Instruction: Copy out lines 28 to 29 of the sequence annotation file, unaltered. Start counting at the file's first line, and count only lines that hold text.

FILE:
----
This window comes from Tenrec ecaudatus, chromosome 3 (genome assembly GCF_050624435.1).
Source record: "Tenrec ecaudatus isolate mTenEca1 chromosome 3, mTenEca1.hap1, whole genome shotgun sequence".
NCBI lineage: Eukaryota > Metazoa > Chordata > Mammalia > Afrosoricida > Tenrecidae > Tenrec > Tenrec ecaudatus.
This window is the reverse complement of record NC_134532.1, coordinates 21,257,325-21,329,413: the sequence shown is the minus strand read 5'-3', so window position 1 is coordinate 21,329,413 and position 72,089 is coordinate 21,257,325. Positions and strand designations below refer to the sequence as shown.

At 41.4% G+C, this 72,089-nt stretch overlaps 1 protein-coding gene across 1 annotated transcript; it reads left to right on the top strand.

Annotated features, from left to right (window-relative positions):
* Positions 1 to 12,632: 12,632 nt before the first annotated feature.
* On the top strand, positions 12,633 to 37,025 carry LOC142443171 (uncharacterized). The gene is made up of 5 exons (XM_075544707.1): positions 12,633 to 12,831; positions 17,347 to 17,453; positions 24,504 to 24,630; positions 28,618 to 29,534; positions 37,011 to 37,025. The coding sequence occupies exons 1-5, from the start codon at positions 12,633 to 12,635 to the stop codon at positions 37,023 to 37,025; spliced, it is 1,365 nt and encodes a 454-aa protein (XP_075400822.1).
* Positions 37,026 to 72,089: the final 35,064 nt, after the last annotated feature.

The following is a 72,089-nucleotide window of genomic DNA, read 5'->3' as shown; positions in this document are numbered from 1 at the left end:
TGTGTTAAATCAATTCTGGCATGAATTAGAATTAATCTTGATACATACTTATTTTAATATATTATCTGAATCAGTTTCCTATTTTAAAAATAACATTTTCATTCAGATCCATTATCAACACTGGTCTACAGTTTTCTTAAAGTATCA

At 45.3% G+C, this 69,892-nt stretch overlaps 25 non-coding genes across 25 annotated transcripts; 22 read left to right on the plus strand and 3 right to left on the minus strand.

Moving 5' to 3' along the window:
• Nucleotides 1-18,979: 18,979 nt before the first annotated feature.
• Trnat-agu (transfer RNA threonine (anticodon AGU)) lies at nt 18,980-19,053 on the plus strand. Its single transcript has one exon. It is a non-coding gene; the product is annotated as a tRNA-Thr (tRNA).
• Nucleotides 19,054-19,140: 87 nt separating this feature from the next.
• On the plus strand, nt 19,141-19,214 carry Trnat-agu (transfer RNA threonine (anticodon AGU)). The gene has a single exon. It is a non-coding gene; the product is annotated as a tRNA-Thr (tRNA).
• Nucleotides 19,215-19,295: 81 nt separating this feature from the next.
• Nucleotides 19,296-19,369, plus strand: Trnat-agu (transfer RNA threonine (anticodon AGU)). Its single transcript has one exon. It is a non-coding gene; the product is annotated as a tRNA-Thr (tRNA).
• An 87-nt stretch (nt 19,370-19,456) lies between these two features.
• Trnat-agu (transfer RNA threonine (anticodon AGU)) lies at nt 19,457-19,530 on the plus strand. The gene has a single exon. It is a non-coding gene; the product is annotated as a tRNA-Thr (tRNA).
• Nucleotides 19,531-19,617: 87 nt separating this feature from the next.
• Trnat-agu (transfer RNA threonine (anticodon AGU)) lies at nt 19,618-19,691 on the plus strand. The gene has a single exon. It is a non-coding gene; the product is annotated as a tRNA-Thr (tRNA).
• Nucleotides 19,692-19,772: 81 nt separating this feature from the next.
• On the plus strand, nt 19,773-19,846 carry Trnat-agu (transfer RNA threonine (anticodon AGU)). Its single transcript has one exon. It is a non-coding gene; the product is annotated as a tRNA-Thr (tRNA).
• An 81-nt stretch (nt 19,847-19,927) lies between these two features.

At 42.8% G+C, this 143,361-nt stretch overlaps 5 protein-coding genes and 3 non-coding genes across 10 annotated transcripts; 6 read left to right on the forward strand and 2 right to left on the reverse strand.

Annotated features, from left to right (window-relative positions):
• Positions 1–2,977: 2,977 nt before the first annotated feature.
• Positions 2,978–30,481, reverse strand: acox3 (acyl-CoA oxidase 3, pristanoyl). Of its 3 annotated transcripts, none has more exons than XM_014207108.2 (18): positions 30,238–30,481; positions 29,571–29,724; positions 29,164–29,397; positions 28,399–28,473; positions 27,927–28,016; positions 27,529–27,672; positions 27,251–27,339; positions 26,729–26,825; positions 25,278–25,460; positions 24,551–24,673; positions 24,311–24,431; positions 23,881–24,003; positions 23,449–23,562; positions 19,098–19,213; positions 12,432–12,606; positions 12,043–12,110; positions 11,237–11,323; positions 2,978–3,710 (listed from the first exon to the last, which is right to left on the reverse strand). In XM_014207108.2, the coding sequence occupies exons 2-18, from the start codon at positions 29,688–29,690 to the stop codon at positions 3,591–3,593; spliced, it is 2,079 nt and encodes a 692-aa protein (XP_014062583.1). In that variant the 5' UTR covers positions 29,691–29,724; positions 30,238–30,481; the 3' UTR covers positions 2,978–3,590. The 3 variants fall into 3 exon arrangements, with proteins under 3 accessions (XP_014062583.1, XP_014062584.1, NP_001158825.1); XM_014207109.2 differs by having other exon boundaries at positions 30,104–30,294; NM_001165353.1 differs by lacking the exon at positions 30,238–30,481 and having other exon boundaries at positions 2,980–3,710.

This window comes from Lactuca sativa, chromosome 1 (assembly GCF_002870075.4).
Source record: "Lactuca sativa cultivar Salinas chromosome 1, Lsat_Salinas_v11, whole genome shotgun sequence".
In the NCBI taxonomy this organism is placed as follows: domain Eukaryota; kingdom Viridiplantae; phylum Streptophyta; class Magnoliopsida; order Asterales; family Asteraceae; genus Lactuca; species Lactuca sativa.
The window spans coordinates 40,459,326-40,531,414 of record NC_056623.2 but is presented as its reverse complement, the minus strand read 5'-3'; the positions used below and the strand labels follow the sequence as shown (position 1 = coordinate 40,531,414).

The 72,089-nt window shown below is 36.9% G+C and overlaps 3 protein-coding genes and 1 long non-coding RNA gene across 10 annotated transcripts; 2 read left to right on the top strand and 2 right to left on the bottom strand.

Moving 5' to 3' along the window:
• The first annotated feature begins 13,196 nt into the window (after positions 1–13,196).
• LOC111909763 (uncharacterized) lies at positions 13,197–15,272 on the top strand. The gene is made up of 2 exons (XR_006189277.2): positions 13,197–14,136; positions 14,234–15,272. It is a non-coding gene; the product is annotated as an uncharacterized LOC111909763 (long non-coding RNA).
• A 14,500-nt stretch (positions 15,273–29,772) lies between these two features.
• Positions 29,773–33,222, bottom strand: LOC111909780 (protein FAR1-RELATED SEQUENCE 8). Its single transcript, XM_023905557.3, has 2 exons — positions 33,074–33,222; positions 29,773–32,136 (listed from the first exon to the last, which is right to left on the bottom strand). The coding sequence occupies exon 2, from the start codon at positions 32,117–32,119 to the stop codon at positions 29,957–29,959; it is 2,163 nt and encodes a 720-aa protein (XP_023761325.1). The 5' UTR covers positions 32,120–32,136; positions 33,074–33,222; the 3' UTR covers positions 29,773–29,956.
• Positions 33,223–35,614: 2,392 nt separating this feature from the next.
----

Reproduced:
Annotated features, from left to right (window-relative positions):
• Positions 1–2,977: 2,977 nt before the first annotated feature.